After the big picture decisions are documented and approved, a more detailed set of plans can be created. Construction companies build the buildings, not Architects. And construction companies need construction-ready plans. Blueprints are created to lay out the final details of every wiring conduit, light fixture, plumbing line, window and door dimensions, etc, but they work within the important decisions made by the architect.
In our world, Prod2 specs are sent to a separate team that turns them into the software equivalent of blueprints, called Prod1s. Prod1 specs follow the ITDs outlined in a Prod2, and make the next level of technical specification. In addition to further implementation details, they also define the acceptance criteria that will be used to accept/reject smaller units of progress from the engineering team.
Prod2s Answer the Important Questions
In the software domain, it is all about getting past the surface and deep into the important technical decisions of a product. Great Prod2 specs answer questions like:
- What is the most important functionality of the app?
- What are the core data structures used by the app? Why were they chosen? How are they mapped or applied to the domain of the problem? What were the tradeoffs or alternatives?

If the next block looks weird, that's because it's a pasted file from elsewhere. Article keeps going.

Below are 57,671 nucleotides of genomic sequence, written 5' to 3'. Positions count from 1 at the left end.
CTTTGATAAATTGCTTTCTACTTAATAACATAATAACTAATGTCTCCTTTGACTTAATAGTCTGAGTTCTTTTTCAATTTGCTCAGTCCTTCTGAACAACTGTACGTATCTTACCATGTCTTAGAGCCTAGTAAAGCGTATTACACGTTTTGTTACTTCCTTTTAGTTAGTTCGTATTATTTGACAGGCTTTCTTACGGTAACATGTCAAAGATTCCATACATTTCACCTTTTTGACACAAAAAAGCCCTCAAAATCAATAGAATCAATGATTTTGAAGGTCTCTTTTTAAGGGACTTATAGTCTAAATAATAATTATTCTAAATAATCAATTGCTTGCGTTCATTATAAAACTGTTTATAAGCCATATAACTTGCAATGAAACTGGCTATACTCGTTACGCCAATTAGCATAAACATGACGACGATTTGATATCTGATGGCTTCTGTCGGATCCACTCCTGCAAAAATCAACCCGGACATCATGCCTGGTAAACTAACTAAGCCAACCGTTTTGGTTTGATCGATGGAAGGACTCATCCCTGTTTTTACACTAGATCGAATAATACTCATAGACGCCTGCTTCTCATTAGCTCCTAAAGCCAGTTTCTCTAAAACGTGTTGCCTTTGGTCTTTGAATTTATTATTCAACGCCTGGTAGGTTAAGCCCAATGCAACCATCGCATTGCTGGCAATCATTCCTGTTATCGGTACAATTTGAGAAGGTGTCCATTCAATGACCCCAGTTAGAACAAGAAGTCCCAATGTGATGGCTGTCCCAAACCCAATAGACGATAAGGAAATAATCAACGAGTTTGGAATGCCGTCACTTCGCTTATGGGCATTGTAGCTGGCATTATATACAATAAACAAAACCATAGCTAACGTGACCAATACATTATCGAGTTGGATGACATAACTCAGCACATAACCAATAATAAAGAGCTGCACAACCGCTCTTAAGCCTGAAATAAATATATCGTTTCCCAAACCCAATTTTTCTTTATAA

- Are there any important or valuable algorithms? What insights led to choosing them?
- Are important third-party components/technologies used? Why were they selected? Are they the right ones today? Were they ever?
- Are there any components of the system that create valued and differentiated capability relative to competitors? Why? (we call this “TechDiff”)
- What was the design and reasoning behind the important internal and external APIs?
- Identify and explain the rationale behind important technical dependencies or limitations this product has. Are they real or artificial?
- Can the product be broken down logically into smaller, more manageable components? Are there well-defined interfaces, or layers, between those components? Or are they all interconnected?
- What is the critical opinion of a fresh set of eyes when looking at old decisions? Are there architecture or design anti-patterns present in the fundamental technical decisions?
- If making a non-trivial change to a product, what is the right sequence of milestones we should follow, and why?
How to Define Decisions as a Unit of Work
The most fundamental unit of work our CTOs create is a technical decision.
We call them Important Technical Decisions (ITDs) because:
I - They need to be Important. These specs must make the decisions most essential to the strategy of the product, and not be bogged down with decisions far from the product’s core.